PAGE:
- The Love Safety Net -
Full Transcript of Show
"Narcissism and Social Media"
The Love Safety Net
STEVE: Hi everyone. Welcome to The Love Safety Net.
KIM: I'm Kim.
STEVE: And I'm Steve. In today's show, we are talking about narcissism and social media.
KIM: Is there a link between the two? Does one cause the other?
STEVE: You know, a lot of people say that it does. A lot of people say social media is getting so out of hand that it's breeding a new wave of narcissists, Kim. What do you think?
KIM: Yeah…well…we have actually stalled for a long time doing a show on this, but I have really looked forward to it. I must admit that when I hear those claims I do get a bit annoyed. And I get annoyed on a couple of levels. I think the first is that the people talking about this don't really seem to understand how serious a problem narcissism really is. Sometimes I don't even think they know what they are talking about.
KIM: That may not be their fault really, because the word narcissism has changed a little in history. You know, it used to mean that you were just showman-like or a good performer, where now it has come to define a personality disorder, which is a really serious problem.
STEVE: Let's just talk about that for a minute, Kim. Let's talk about what the false concepts of narcissism have become first. Just quickly, what has narcissism become that the media is calling it now?
KIM: I think when they talk about narcissism, and particularly narcissism and social media together, they are talking about self-centeredness. They are talking about kids just becoming obsessed with their Facebook profile and not really caring about their life or their responsibilities of their life and maybe not being as interested in other people as they should. where really, I think that is just part of being a teenager.
STEVE: Yeah, for sure. Definitely.
KIM: And I think it's kind of humorous that we often see Baby Boomer accusing Gen Y, or they call them millennialists now, I think, of being narcissistic and self-centered. And I just have to smile and laugh at that. Maybe that's because I am Gen X, but really has there been a generation more self-centered than the Baby Boomers?
STEVE: Well, maybe we are getting onto difficult ground there, Kim, because I don't know if we can really support that with much evidence. So let's just keep going forward on that one. (laughing)
KIM: Yes (laughing)
STEVE: Okay, so if you have never seen us before, Kim has written a lot of books on narcissism. She has written books and we coauthored a book as well, about how narcissism presents itself within relationships. So, Kim, just quickly tell the audience a clearer picture on narcissism.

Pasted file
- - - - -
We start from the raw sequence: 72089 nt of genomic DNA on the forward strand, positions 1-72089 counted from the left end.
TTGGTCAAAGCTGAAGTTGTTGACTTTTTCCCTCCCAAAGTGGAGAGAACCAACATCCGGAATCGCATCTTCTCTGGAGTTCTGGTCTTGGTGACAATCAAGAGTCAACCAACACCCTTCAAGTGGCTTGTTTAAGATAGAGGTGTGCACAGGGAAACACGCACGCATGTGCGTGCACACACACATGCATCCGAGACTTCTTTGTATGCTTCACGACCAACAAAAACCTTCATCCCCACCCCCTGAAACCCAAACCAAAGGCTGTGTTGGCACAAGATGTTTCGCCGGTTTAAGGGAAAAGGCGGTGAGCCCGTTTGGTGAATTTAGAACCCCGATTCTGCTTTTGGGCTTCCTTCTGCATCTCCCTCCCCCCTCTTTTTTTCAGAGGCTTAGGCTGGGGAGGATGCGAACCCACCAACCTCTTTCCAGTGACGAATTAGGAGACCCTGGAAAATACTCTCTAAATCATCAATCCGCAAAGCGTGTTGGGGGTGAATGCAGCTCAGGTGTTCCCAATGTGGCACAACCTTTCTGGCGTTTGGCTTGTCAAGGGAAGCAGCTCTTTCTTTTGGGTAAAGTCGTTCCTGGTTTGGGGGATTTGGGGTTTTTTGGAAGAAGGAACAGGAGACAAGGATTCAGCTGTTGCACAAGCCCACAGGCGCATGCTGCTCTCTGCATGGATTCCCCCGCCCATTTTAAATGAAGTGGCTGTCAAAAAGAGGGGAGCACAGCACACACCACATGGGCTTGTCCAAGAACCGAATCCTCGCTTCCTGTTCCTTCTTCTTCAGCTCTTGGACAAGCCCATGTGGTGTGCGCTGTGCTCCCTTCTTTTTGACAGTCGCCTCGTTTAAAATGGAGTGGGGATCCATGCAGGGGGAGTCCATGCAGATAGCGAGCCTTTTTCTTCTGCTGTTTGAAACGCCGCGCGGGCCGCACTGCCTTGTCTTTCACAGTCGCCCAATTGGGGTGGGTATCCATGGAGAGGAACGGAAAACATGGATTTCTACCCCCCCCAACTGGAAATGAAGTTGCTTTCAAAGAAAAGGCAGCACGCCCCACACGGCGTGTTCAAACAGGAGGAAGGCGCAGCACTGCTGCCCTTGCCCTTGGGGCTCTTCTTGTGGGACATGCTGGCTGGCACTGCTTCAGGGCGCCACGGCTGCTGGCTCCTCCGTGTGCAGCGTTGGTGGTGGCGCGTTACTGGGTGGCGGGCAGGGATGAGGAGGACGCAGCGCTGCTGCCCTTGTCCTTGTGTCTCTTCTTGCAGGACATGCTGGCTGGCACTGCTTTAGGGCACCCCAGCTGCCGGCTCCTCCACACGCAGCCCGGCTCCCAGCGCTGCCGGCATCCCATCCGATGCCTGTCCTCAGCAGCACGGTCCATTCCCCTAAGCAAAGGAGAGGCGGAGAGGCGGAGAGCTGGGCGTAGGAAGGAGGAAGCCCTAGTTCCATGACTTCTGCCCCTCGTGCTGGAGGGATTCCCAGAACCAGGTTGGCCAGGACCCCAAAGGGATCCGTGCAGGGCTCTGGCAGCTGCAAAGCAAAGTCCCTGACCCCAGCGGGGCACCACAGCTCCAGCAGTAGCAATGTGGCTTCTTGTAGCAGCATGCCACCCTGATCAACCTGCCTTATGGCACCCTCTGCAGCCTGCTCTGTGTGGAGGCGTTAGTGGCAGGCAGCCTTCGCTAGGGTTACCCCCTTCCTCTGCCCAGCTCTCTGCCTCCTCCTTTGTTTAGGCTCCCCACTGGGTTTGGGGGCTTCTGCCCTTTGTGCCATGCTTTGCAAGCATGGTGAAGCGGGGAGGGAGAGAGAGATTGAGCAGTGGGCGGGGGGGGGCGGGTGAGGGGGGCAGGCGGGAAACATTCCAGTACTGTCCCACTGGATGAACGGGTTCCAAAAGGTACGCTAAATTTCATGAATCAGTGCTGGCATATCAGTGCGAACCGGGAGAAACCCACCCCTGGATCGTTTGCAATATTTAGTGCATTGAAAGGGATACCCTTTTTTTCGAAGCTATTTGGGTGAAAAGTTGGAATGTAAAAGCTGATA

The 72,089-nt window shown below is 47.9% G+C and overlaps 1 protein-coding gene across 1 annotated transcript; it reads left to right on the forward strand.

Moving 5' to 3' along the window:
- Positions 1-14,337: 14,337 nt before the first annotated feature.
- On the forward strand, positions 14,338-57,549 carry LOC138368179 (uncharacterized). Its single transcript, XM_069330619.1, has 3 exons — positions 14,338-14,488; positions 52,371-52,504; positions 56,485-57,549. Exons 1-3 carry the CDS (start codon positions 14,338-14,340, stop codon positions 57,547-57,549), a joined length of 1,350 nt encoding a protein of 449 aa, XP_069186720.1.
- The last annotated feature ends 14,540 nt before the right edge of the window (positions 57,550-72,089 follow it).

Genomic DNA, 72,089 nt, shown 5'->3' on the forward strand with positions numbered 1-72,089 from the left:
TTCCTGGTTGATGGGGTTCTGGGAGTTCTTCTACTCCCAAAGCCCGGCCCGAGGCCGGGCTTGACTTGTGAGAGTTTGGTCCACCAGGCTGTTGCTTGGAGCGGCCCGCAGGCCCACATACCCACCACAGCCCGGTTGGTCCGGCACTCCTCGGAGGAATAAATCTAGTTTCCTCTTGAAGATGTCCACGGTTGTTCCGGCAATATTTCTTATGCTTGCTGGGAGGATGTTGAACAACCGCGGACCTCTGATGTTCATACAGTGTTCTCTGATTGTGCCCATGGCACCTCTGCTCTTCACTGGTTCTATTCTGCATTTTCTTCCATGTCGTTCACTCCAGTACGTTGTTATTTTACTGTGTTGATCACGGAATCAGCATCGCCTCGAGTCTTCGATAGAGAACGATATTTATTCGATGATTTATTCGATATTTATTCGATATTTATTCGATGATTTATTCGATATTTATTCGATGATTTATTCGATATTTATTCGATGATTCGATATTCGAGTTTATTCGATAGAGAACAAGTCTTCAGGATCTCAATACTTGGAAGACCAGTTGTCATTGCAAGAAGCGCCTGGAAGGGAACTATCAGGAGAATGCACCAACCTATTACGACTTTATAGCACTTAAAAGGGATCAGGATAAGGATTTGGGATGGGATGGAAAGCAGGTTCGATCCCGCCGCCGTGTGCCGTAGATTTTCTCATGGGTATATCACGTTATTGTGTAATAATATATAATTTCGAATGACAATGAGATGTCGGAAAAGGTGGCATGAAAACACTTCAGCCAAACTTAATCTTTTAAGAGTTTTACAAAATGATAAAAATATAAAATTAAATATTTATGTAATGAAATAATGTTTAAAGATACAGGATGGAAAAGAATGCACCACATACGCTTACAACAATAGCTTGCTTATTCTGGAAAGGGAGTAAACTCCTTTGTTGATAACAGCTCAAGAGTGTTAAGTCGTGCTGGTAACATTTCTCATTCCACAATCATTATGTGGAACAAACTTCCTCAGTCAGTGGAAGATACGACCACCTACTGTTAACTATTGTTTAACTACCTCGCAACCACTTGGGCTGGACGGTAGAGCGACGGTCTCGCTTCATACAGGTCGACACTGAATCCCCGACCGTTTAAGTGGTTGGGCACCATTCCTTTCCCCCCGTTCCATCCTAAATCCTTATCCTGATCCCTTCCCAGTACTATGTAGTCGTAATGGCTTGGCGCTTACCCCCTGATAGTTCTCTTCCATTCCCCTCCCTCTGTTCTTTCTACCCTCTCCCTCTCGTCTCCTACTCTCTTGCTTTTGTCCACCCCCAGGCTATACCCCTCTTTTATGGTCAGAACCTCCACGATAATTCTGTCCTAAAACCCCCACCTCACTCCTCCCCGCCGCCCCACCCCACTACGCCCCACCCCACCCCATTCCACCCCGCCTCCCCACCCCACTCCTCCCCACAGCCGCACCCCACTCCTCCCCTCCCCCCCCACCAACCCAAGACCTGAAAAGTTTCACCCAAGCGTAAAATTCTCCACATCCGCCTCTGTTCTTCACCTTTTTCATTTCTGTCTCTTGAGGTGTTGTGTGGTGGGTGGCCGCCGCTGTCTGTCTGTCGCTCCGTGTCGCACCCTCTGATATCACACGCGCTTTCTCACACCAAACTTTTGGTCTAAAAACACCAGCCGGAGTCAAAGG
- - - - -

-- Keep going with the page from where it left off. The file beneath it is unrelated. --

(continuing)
KIM: I think relationships are the key. When you are talking about narcissistic behavior in terms of Narcissistic Personality Disorder, which is usually what people are talking about now when they talk about narcissism, you are talking about a disorder with extremely serious consequences. It is not just the arrogant bore at the party that everybody can spot that is really only a nuisance to himself, and becomes ostracized and lonely. Narcissism is actually the person who is convincing, but is at the same time deceptive. And that can be right through to ministers who are preaching high ground morality while at the same time they are trolling the streets looking for young boys as prostitutes. It can be the parents who are spending too much time on dating sites online, pretending they are single when actually they are not and they are neglecting their family in the process. With narcissism, you really have this level of deception going on and usually the person with the narcissistic behavior is really quite successful at deceiving people and with covering the double life they may be leading.
This really has catastrophic consequences on society. It causes a lot of the chaos we see around us now with broken marriages, multiple relationships, with the problems that we have in not being able to trust our government and politicians, the trouble we see with corrupt banks and corrupt corporations. Within all of this is really a very strong portrayal of narcissistic tendencies.
So really to turn around and talk about social media causing this I think is really trivializing the problem.